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Posted by TTaggart on January 20, 2003 at 13:16:39:
In Reply to: collins list question posted by troy h on January 20, 2003 at 09:13:22:
I too would agree, that the 1991 Collins paper (in which he followed Frost and Hillis' recommendation, that properly diagnosed allopatric subspecies should be recognized as species under the Ed Wiley emendation of the ESC), does not constitute a peer-reviewed publication.
However, your question, with respect to Elaphe emoryi, is not applicable. Elaphe emoryi was diagnosed at the specific level [Scotophis emoryi] in its original description (= first usage). (Baird & Girard (1853) Cat. North Am. Rept. Mus. Smiths. Inst. 1. Serpents. p. 157).
Your assertion that 'no biological data' existed for Collins to make the proposals he did in the 1991 paper, simply ignores the fact that each of those taxa in his list, were properly diagnosed species or subspecies already. Those data already existed. His proposals amount to a revision, which included an additional hypothesis of allopatry, and a new framework in which to operate (= the ESC).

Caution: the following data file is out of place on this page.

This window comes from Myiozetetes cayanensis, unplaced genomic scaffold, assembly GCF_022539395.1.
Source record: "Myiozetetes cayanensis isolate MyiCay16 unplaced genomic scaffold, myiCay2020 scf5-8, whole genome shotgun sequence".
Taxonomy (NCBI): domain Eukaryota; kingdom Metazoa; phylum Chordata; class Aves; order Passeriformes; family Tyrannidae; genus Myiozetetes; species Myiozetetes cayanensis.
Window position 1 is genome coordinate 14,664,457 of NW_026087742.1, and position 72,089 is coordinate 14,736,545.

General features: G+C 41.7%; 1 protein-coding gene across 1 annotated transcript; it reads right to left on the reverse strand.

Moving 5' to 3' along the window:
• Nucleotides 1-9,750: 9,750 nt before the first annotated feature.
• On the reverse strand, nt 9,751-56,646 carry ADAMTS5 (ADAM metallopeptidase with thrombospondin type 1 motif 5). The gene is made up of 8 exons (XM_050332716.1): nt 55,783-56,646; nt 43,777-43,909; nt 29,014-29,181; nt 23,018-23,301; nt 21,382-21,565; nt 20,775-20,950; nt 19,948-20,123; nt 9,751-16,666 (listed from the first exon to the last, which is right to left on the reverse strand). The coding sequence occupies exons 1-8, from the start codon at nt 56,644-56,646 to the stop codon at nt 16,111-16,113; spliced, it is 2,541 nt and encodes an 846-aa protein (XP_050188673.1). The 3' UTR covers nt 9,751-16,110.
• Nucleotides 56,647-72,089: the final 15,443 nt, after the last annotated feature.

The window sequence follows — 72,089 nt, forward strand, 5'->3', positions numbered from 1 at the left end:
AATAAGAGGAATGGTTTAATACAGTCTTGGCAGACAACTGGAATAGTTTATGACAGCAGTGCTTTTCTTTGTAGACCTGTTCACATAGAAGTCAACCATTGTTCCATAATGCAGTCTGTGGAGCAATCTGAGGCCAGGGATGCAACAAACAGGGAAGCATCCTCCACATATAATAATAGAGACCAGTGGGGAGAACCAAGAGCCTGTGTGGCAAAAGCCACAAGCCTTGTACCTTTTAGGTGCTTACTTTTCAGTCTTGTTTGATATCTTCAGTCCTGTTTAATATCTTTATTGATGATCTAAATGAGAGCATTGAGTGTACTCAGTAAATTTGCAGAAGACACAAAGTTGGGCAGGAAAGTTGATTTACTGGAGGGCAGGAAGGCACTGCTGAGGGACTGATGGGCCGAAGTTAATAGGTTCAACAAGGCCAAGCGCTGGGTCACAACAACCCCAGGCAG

You may disagree with his hypothesis of allopatry in this case, but his methodology is certainly consistent with a reanalysis based on a shift in a philosophical concept. Characters were reexamined, not by counting or measuring, but with respect to an operation of the ESC.
Finally, the 'Collins list' makes no changes autonomously. Rather, like the SSAR/ASIH/HL list of Crother et al., it relies on specialists groups of publishing herpetological systematists to determine the taxonomic layout of the list.